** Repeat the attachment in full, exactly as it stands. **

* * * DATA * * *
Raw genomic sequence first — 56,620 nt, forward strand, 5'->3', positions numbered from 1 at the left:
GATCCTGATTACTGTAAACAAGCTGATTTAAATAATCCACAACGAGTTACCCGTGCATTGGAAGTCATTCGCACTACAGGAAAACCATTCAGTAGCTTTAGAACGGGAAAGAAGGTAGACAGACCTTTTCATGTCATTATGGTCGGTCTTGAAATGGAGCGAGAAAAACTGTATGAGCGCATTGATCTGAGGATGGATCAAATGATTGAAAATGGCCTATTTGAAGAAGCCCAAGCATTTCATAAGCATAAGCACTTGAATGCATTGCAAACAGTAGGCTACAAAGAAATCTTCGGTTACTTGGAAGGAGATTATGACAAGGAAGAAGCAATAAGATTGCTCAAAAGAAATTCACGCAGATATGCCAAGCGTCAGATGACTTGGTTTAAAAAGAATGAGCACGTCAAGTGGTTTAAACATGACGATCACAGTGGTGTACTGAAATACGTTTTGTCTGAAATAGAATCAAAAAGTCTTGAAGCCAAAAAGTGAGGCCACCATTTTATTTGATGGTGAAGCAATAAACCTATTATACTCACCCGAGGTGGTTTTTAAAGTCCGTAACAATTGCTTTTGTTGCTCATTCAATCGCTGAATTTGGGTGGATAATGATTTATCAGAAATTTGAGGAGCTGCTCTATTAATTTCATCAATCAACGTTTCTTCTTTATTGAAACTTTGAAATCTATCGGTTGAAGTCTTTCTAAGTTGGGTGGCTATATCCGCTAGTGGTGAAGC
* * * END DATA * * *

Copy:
Raw genomic sequence first — 56,620 nt, forward strand, 5'->3', positions numbered from 1 at the left:
GATCCTGATTACTGTAAACAAGCTGATTTAAATAATCCACAACGAGTTACCCGTGCATTGGAAGTCATTCGCACTACAGGAAAACCATTCAGTAGCTTTAGAACGGGAAAGAAGGTAGACAGACCTTTTCATGTCATTATGGTCGGTCTTGAAATGGAGCGAGAAAAACTGTATGAGCGCATTGATCTGAGGATGGATCAAATGATTGAAAATGGCCTATTTGAAGAAGCCCAAGCATTTCATAAGCATAAGCACTTGAATGCATTGCAAACAGTAGGCTACAAAGAAATCTTCGGTTACTTGGAAGGAGATTATGACAAGGAAGAAGCAATAAGATTGCTCAAAAGAAATTCACGCAGATATGCCAAGCGTCAGATGACTTGGTTTAAAAAGAATGAGCACGTCAAGTGGTTTAAACATGACGATCACAGTGGTGTACTGAAATACGTTTTGTCTGAAATAGAATCAAAAAGTCTTGAAGCCAAAAAGTGAGGCCACCATTTTATTTGATGGTGAAGCAATAAACCTATTATACTCACCCGAGGTGGTTTTTAAAGTCCGTAACAATTGCTTTTGTTGCTCATTCAATCGCTGAATTTGGGTGGATAATGATTTATCAGAAATTTGAGGAGCTGCTCTATTAATTTCATCAATCAACGTTTCTTCTTTATTGAAACTTTGAAATCTATCGGTTGAAGTCTTTCTAAGTTGGGTGGCTATATCCGCTAGTGGTGAAGC